INDUSTRIAL estates in Indonesia are set to gain from Japan's efforts to relocate factories out of China, said Maybank Kim Eng analyst Aurellia Setiabudi in a July 20 report.
Japan's government is subsidising companies to move their factories from China back home or to South-east Asia, in order to diversify its supply chain and reduce dependence on China.
While most of the funds are for bringing production back to Japan, 23.5 billion yen has been set aside for moving production to other countries.
"While the competition to capture demand from this relocation will be fierce among the industrial estates in South East Asia, we note that Indonesia’s industrial estates which already have Japanese companies as their strategic shareholder have a competitive advantage," said the report. These are Puradelta Lestari with Sojitz Corporation, and Bekasi Fajar with Daiwa House Industry.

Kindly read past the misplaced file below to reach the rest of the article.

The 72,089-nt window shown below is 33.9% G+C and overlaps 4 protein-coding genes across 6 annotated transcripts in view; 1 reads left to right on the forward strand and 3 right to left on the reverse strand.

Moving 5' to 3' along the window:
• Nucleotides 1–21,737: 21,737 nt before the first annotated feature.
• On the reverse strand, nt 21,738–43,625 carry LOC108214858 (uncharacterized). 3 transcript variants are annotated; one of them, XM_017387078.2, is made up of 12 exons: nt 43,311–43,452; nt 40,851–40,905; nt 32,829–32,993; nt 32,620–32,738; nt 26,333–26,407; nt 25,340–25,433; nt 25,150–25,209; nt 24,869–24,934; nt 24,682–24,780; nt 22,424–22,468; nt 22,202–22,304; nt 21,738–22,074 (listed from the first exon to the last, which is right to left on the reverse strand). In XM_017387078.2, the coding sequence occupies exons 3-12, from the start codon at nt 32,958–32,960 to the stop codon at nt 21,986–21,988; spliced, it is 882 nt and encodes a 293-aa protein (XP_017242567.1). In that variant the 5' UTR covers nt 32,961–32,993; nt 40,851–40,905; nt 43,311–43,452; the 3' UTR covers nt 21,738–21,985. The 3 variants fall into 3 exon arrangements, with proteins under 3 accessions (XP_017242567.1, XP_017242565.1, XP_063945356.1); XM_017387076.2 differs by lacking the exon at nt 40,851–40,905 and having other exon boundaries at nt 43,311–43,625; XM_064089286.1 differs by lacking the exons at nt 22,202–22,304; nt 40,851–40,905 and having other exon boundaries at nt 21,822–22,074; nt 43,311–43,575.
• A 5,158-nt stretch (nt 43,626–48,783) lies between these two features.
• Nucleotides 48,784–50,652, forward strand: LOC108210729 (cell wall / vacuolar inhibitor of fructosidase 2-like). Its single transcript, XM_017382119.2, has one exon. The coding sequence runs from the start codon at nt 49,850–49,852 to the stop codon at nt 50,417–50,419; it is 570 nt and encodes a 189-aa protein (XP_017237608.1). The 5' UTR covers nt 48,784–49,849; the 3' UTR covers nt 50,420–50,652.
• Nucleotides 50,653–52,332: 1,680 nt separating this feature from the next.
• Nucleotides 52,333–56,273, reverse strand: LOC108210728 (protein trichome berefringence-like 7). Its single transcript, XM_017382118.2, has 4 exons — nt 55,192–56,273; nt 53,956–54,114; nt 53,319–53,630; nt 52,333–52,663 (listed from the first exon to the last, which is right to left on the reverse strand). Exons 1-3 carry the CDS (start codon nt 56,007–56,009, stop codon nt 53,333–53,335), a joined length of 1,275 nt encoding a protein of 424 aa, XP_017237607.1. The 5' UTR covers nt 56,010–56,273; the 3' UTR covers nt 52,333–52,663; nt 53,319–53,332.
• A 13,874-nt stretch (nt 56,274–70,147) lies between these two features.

The Indonesia government has been active in facilitating relocation from China. Seven corporates have agreed to relocate, with another 17 on the way, for an estimated total investments of US$39 billion and the creation of over 100,000 jobs.
"We believe strong domestic demand and the government’s commitment to improve its EODB (ease of doing business) ranking will attract serious FDI (foreign direct investment) and benefit the industrial estate players," said the report.
Maybank Kim Eng's top pick for the sector is Puradelta, "for its large ready-for-sale industrial land bank located in the most prime industrial area". It also has a 'buy' rating on Lippo Cikarang, which has a focus on low-middle segment landed housing.
The report noted six main industrial estate developers in Greater Jakarta, most located at Bekasi and Karawang, adding: "Most developers have land in Bekasi but due to the scarcity of new land, future developments will be outside this area in Subang (West Java), Central Java and East Java. "
Other major industrial estates in Indonesia are in Central Java and East Java, which appeal to labour-intensive industries as the minimum wage is only 40 per cent of Jakarta's.